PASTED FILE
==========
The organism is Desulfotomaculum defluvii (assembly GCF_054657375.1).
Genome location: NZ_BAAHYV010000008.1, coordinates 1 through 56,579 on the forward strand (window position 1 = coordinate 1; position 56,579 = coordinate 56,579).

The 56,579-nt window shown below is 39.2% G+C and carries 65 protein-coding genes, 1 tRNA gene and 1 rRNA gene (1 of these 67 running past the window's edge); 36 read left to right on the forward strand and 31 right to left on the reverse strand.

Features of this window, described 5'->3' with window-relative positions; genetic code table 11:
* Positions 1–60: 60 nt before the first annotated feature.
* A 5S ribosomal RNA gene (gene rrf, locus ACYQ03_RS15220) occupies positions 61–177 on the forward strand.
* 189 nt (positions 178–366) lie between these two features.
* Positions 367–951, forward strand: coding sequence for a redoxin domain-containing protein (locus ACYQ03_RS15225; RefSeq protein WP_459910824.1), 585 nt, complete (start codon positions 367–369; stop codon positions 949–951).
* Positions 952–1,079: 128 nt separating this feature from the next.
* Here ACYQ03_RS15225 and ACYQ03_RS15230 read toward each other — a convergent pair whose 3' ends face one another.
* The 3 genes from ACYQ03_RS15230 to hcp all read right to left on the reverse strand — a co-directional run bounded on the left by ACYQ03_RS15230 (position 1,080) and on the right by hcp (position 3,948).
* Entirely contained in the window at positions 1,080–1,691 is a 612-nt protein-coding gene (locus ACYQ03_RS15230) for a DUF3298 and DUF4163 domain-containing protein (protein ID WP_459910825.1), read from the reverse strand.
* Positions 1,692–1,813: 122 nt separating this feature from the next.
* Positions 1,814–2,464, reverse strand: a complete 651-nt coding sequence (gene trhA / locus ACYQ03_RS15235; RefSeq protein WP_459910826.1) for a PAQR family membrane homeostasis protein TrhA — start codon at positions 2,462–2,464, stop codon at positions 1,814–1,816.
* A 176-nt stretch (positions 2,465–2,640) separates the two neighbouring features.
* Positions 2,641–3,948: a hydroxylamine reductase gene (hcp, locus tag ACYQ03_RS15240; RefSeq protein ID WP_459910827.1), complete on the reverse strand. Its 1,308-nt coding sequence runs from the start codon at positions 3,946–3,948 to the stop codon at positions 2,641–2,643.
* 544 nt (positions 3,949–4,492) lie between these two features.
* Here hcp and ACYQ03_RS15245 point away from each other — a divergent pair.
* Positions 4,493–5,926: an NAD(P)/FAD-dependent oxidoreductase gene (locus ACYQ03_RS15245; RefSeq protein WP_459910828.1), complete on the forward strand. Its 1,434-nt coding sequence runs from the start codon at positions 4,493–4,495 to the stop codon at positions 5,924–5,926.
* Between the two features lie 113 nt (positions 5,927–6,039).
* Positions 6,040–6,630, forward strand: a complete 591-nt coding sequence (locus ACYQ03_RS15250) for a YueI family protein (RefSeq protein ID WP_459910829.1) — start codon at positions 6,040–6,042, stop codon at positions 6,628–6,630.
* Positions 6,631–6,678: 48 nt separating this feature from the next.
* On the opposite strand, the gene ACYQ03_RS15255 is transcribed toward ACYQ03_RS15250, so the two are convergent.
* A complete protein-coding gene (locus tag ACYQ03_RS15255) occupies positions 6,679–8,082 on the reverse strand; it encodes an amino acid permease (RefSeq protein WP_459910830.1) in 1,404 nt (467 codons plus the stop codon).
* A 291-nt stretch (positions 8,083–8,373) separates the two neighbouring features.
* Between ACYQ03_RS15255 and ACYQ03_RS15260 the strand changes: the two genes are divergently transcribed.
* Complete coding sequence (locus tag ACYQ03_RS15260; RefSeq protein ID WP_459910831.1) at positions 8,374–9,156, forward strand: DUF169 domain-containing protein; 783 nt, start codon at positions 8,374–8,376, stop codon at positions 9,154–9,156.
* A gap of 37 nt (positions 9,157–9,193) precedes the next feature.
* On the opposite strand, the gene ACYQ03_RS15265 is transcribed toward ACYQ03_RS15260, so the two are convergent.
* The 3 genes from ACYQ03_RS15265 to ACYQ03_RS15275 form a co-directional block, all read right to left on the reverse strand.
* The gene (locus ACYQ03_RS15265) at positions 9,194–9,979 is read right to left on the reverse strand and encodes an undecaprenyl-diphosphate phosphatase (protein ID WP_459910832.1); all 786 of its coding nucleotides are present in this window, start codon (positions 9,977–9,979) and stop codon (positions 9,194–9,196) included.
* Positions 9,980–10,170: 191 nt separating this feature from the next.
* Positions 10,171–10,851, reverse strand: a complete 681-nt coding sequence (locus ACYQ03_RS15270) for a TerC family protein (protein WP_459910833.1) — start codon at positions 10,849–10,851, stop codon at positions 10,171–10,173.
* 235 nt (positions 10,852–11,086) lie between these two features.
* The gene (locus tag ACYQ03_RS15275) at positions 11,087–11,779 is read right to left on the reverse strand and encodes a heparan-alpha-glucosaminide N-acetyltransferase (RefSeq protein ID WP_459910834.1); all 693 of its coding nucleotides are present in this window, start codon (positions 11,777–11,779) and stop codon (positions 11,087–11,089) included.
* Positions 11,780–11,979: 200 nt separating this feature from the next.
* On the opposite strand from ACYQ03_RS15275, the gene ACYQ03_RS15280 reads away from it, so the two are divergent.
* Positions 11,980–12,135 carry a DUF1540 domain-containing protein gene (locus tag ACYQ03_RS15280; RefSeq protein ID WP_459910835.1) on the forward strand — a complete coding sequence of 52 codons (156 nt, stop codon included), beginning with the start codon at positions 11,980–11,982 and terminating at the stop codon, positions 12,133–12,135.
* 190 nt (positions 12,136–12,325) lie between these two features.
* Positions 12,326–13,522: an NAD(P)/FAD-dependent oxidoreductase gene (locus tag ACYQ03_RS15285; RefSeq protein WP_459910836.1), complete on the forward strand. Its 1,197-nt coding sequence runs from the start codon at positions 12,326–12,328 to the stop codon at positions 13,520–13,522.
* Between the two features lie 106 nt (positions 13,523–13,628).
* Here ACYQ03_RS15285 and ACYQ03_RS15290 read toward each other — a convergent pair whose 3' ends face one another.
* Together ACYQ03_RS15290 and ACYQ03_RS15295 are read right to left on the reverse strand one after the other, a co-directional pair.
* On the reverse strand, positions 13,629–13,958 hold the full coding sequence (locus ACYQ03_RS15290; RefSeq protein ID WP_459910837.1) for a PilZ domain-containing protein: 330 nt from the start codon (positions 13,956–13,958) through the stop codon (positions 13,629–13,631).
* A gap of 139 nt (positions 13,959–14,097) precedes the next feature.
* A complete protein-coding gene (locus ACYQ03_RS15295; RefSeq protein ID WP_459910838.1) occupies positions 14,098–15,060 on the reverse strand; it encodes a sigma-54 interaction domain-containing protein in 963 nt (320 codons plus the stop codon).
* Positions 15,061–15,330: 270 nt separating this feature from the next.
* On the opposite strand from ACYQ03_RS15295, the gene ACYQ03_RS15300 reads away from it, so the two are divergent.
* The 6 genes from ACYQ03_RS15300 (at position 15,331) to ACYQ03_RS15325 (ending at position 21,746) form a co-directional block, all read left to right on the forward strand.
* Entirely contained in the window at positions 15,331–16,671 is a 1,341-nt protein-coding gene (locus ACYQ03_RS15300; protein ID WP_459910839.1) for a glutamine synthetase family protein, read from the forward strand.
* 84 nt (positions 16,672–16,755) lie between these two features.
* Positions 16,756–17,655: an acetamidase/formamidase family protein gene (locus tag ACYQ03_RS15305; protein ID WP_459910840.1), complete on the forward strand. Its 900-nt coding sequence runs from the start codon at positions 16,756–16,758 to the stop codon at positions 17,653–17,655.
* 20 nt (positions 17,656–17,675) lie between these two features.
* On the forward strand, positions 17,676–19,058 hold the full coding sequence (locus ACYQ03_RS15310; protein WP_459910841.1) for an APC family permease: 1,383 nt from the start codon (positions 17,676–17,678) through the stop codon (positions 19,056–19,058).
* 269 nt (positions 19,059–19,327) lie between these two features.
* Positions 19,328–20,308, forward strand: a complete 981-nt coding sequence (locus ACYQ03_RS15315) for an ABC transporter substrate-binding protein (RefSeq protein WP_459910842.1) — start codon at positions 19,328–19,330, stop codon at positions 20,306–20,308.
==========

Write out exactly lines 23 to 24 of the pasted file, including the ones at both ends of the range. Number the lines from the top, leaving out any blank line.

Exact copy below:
* On the opposite strand, the gene ACYQ03_RS15255 is transcribed toward ACYQ03_RS15250, so the two are convergent.
* A complete protein-coding gene (locus tag ACYQ03_RS15255) occupies positions 6,679–8,082 on the reverse strand; it encodes an amino acid permease (RefSeq protein WP_459910830.1) in 1,404 nt (467 codons plus the stop codon).